Good software, in Humphrey’s view, “is usable, reliable, defect free, cost effective and maintainable. And software now is none of those things.”
A further thought on this. I’ve seen lists like this many times now. Often they even leave “maintainable” out – “fast, cheap and right” is the usual mantra.
But the one that almost everyone always ignores is extensibility.
Most software is built on pre-existing software. Throwing the existing code away and starting from scratch rarely happens. New versions are built on old versions. And newer versions built on that. Eventually the code becomes a hulking tangled mess of special cases, exceptions, add-ons, hack-ins and brain numbing control flow.
And so programmers get tempted by the “throw it away and start again” syndrome. And other programmers write articles on how that’s the worst thing you can possibly do.
But yet very few people seem to write articles on how to build your software in a way to deliberately facilitate building on top of it later.
Of course people think that Analysis and Design and Specifications and all those sorts of things are important. But this is different. Those things can only help you build what you already know you’re going to need. Once that’s worked out most software is then built in the “it works, we’re done” way I talked about earlier. Occasionally, it even gets refactored into something readable.
Here we’re talking about what Paul Graham refers to as Bottom Up Programming. Every time you need to write something you stop and think “I have to write X … hmmm … that’s quite tricky … but … it would really be quite easy if someone had already written Y and I could just build on that”. Then you go build Y (or if you’re writing in Perl, you go off to CPAN and discover that someone else has written it for you!). Of course, building Y should make you think “that would be quite easy if someone had already written Z”. And so on.
By the time you’ve worked your way back up the stack you’ll have the original “X” built, but you’ll also have a suite of helper code that will enable you to build many other components trivially later.
It’s often been noted in computer programming that the best programmers are an order of magnitude (or more) quicker than average programmers. But no-one ever explains why. I never quite grokked this until recently. The crucial point is that the difference isn’t obvious straight-away. Give the super programmer and the normal programmer the same initial task, and there’ll probably not be that much difference. Occasionally the super programmer will even be slighter slower.
But ask them both to now build Phase 2 on top of their code, and watch the super programmer leave the average programmer in the dust. They’ll have built so many useful tools doing the first phase that if this new requirement is even vaguely similar to the first they’ll be done in no time — probably whilst the average programmer is still untangling the logic of the existing code to work out where it’s best to add the IF statements.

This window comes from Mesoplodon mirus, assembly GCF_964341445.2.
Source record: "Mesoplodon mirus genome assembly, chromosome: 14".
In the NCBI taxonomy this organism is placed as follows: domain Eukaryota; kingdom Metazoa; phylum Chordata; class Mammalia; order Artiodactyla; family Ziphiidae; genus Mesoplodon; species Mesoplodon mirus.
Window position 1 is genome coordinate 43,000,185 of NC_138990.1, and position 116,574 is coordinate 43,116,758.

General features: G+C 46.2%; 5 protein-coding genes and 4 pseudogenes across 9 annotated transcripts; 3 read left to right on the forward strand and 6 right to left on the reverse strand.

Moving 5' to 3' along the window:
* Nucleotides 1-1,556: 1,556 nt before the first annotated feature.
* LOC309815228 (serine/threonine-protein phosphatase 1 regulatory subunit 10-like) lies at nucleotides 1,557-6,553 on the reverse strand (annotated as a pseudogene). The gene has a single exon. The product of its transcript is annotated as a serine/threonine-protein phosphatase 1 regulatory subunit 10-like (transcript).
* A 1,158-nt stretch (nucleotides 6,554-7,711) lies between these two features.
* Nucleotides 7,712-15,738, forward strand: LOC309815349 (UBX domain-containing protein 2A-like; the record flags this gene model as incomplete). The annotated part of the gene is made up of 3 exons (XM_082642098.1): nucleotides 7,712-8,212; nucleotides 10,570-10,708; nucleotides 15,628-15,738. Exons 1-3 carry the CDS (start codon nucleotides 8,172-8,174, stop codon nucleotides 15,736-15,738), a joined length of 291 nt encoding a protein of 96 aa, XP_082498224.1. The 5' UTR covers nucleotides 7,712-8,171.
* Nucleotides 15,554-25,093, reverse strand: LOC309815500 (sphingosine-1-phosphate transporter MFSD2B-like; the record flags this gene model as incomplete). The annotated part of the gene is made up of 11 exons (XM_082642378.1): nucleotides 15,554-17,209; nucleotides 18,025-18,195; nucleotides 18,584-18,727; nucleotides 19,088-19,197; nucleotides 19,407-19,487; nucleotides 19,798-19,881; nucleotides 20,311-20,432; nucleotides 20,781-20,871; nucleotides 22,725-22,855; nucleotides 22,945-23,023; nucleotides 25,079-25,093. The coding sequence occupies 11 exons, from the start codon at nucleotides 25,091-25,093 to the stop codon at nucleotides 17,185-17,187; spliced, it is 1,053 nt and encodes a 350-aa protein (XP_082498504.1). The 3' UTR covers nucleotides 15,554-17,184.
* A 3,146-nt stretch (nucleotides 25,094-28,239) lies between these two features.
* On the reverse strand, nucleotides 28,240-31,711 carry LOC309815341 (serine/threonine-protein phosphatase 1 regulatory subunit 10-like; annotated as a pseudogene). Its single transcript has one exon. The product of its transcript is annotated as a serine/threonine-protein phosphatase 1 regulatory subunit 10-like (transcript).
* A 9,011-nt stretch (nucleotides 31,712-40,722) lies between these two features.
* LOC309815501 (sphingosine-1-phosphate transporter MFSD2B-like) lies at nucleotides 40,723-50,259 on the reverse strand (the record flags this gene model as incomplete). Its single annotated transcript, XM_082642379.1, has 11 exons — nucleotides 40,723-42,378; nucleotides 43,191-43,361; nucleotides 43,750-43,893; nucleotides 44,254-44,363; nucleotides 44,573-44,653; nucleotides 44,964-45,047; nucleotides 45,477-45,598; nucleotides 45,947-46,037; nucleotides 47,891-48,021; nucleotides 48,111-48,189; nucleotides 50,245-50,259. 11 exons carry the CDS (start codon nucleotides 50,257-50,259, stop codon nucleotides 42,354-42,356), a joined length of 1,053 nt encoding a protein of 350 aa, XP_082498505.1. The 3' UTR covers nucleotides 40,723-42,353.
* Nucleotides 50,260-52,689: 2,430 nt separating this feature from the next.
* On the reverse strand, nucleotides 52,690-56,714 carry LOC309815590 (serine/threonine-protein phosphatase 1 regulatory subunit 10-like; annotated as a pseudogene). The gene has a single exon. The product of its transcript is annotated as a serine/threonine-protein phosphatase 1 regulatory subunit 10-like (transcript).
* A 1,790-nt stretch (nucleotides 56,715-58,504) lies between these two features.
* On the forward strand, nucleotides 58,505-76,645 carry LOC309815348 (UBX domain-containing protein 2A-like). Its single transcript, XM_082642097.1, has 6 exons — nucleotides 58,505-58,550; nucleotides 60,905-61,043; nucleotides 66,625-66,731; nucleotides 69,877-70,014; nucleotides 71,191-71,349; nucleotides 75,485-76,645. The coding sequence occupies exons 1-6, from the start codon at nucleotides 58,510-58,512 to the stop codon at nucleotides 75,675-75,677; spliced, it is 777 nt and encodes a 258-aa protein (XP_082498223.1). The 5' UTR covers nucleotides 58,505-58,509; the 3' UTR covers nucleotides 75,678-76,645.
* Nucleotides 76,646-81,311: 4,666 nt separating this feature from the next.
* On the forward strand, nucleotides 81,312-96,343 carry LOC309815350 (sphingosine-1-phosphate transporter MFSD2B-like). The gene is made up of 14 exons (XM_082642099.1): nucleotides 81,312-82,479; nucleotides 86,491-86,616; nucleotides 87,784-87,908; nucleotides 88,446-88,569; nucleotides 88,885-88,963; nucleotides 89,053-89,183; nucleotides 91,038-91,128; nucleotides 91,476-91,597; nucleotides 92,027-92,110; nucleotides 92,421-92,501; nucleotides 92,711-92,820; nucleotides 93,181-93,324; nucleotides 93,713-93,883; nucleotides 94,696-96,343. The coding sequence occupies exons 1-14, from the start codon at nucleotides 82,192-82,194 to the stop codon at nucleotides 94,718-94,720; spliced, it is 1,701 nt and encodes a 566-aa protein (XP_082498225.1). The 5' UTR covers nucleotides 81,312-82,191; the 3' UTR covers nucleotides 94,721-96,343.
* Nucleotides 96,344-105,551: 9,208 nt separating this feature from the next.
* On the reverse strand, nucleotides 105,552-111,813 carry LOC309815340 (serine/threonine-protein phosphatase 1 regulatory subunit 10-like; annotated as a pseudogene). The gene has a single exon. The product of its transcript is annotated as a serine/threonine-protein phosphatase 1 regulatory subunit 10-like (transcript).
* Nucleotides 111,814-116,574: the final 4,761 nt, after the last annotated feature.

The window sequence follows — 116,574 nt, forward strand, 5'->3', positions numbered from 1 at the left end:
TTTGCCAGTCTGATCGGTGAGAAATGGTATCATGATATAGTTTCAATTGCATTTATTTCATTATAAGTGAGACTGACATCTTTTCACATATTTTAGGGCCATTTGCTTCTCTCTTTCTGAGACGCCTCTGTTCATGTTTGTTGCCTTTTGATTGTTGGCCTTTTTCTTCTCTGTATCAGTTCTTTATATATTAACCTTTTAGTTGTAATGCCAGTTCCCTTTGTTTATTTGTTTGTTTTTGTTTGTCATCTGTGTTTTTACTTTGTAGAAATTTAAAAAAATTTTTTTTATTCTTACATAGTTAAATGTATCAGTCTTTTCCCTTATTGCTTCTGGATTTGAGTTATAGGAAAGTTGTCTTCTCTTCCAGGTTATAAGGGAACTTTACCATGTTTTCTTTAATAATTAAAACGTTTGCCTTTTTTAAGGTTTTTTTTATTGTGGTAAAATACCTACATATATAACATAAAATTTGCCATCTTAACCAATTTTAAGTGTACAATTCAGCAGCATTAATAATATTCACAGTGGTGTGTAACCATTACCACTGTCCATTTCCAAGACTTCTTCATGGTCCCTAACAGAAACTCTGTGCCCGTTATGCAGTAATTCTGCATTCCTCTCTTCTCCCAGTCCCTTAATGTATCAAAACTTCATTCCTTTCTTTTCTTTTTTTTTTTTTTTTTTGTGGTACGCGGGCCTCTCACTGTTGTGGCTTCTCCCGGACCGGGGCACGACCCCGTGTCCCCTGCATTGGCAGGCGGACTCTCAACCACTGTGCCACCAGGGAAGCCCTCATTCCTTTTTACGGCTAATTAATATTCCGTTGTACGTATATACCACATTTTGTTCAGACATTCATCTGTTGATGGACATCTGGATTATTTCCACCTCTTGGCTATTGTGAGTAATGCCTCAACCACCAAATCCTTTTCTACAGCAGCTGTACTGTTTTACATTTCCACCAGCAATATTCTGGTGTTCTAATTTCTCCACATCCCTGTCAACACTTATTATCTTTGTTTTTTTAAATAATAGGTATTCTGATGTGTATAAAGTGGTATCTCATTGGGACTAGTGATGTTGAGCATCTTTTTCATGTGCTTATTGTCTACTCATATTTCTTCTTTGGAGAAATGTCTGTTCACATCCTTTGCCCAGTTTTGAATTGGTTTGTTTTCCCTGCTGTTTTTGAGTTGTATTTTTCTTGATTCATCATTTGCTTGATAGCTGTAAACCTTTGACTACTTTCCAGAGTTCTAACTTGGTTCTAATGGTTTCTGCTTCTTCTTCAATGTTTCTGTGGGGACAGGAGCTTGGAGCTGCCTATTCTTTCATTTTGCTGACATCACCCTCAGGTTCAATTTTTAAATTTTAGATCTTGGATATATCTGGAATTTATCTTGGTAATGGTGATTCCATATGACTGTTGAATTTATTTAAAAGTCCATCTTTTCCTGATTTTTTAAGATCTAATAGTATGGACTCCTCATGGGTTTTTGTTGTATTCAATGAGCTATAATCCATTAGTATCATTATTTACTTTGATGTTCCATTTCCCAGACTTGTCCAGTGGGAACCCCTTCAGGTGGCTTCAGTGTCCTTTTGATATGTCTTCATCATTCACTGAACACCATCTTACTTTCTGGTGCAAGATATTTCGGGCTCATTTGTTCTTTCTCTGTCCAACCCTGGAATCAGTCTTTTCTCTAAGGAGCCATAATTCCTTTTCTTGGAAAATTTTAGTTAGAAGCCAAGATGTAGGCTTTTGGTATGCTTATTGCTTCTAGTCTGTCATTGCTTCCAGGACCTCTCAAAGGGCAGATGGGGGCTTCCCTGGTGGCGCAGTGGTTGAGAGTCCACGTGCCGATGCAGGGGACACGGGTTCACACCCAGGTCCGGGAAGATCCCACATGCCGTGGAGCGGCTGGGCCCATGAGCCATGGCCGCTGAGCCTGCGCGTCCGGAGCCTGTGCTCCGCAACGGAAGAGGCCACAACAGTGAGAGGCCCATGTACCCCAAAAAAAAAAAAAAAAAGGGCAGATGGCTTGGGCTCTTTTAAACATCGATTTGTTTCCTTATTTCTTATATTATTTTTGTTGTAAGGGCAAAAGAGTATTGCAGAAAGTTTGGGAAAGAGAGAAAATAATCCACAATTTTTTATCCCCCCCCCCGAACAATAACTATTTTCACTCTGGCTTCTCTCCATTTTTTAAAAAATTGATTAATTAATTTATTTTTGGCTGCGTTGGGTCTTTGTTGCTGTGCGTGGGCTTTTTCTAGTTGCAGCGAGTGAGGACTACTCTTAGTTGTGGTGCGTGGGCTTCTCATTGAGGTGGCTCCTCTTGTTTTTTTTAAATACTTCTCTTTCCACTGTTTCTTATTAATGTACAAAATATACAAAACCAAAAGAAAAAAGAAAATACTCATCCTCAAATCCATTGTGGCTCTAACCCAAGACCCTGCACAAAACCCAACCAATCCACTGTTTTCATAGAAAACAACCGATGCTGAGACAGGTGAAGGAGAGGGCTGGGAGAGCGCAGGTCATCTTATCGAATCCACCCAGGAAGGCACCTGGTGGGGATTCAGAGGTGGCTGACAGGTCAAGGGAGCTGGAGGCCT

In the last year I’ve worked with numerous clients who wanted web sites built. They’ve known that what they were asking for now was just Phase 1, and that in 3 months time or so they’d want Phase 2. And then Phase 3. Not one of them seemed to realise that how Phase 1 was built would effect how much Phases 2, 3, 4, 5, etc would cost. No-one asked about this when we were pitching for the job. None of them seemed to believe that a later phase of what they saw as similar complexity could be expected to be cheaper or quicker than any prior phase.
They assumed that if Phase 1 cost £20,000 and took a month, then 5 phases would cost £100,000 and take 5 months. Most of the companies pitching for the work, probably quoted for it as if this would have indeed been true.
But if done right, the economics could really be closer to:
In total, they’d end up paying £38,000 instead of £100,000, which would presumably be very nice for them. But more significantly, in my view, they’d be finished in 2 months instead of 5. And each new phase they wanted to introduce could be done in a day instead of a month, at a fraction of the cost they’d originally expected. If they had the ability to keep coming up with improvements and new ideas for things to build, they could accelerate away from their competition at a phenomenal rate.
But virtually no-one really believes this is possible. The common wisdom is that systems get kludgier and dirtier over time. It always takes more time to add equivalent functionality rather than less.
At BlackStar, the first significantly large system I built, this was certainly the case. We didn’t build bottom up, and we paid the price. Over time it took longer and longer to add new functionality. The code base became so brittle that every time we fixed a bug in one place it made new bugs appear somewhere else. So we introduced more stringent procedures. This, of course, made the quality of code produced rise dramatically, but it slowed everything down even more.
We’re about to launch a major new project, potentially of comparable complexity to what we did at BlackStar. The question now is whether we can manage to reverse this trend. In four years time I want it to take significantly less time to add major new functionality that it does today.
I’ll try to document how we get on.